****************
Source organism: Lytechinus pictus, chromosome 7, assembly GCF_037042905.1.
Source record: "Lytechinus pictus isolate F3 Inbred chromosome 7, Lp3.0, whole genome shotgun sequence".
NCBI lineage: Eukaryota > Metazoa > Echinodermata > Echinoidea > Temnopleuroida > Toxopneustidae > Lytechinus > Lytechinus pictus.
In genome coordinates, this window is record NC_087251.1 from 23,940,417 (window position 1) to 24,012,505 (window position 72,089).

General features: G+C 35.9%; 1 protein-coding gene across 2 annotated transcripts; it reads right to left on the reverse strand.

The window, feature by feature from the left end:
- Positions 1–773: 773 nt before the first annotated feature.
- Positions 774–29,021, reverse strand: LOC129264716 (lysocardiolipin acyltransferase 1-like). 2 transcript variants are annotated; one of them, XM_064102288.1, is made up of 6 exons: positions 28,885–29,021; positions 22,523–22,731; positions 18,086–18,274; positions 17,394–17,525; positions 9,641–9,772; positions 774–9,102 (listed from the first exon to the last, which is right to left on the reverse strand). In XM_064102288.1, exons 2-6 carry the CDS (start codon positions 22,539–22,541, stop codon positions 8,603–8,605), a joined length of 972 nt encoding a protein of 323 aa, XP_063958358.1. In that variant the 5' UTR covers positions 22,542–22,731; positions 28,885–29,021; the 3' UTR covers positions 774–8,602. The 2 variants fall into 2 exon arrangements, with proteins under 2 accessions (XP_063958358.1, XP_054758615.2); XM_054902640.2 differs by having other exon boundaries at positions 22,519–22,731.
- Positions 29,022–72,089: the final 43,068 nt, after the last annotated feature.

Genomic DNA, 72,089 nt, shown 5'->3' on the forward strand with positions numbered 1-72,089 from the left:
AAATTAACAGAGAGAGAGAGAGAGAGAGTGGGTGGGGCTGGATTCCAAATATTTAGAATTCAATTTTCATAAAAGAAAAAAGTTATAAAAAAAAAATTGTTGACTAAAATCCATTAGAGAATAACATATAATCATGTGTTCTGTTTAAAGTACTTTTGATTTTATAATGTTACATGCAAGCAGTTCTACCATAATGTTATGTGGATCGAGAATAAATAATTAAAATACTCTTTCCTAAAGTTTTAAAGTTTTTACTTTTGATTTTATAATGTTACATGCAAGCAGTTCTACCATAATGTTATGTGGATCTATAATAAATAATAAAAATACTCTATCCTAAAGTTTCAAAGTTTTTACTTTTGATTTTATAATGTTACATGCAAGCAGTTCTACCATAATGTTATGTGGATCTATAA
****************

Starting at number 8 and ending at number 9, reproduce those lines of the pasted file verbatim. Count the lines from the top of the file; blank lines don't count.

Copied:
- Positions 774–29,021, reverse strand: LOC129264716 (lysocardiolipin acyltransferase 1-like). 2 transcript variants are annotated; one of them, XM_064102288.1, is made up of 6 exons: positions 28,885–29,021; positions 22,523–22,731; positions 18,086–18,274; positions 17,394–17,525; positions 9,641–9,772; positions 774–9,102 (listed from the first exon to the last, which is right to left on the reverse strand). In XM_064102288.1, exons 2-6 carry the CDS (start codon positions 22,539–22,541, stop codon positions 8,603–8,605), a joined length of 972 nt encoding a protein of 323 aa, XP_063958358.1. In that variant the 5' UTR covers positions 22,542–22,731; positions 28,885–29,021; the 3' UTR covers positions 774–8,602. The 2 variants fall into 2 exon arrangements, with proteins under 2 accessions (XP_063958358.1, XP_054758615.2); XM_054902640.2 differs by having other exon boundaries at positions 22,519–22,731.
- Positions 29,022–72,089: the final 43,068 nt, after the last annotated feature.